“If you want to buy stock in a human being, buy stock in Chase Griffin because he’s just starting taking off,” coach Chip Kelly said. “That kid is a really special person.”
Major brands first learned of Griffin’s appeal while selecting him for multiple state player-of-the-year awards in high school. In addition to being the Gatorade state player of the year, he was the Ford Built Tough player of the year, Whataburger super team best in Texas quarterback, and In-N-Out scholar-athlete.
Those awards made Griffin the face of his high school town while sharpening his media skills through more than 100 interviews. His speaking prowess was on display last month when he became the first college athlete to speak at Advertising Week in New York through a pre-taped video.
“In my mind, the NIL opportunity is limitless,” Griffin says in the video. “For the first time ever, we can partner with brands to combine the drive, discipline and focus that got us to this point and create a new, equitable and purpose-driven future.”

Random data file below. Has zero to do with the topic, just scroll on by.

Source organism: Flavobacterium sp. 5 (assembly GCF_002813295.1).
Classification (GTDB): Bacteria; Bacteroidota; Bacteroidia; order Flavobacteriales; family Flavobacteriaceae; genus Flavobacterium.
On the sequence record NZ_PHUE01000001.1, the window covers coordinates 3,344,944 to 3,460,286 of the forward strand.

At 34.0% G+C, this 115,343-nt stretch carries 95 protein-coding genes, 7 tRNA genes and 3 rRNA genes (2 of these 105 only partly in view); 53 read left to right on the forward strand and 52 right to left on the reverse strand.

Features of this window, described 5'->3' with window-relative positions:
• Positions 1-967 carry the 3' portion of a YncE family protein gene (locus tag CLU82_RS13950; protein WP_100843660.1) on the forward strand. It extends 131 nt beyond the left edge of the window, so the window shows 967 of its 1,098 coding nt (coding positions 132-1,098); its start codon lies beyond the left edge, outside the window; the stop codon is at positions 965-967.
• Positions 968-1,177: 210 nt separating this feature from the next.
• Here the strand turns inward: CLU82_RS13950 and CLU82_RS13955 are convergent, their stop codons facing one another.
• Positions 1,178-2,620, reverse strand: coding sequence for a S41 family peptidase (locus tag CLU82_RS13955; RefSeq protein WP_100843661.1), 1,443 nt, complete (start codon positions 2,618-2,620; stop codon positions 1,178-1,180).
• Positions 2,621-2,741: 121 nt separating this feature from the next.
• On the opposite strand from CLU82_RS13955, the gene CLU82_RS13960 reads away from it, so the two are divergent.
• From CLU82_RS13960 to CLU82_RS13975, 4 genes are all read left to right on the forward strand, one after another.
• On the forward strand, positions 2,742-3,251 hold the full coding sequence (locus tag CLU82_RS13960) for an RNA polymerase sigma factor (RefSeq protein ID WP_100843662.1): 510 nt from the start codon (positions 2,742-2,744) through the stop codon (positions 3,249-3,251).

His expertise is in demand. UniWorld, the longest-standing multicultural advertising and marketing agency in the country, has tabbed Griffin as its student-athlete executive in residence, making him its chief NIL strategist as part of its efforts to help Black athletes monetize their platforms.
Griffin’s teammates like to tease him about his deals, shouting, “Hey, Degree man, give me some deodorant!”
“It’s out of good fun, and the main thing is that a rising tide lifts all boats,” Griffin said. “Each week, I’m going to contribute to the team however way I can for us to win the game, and I think that brings more deals, more opportunities for everyone involved.”
Doing so allows the backup to move front and center once again.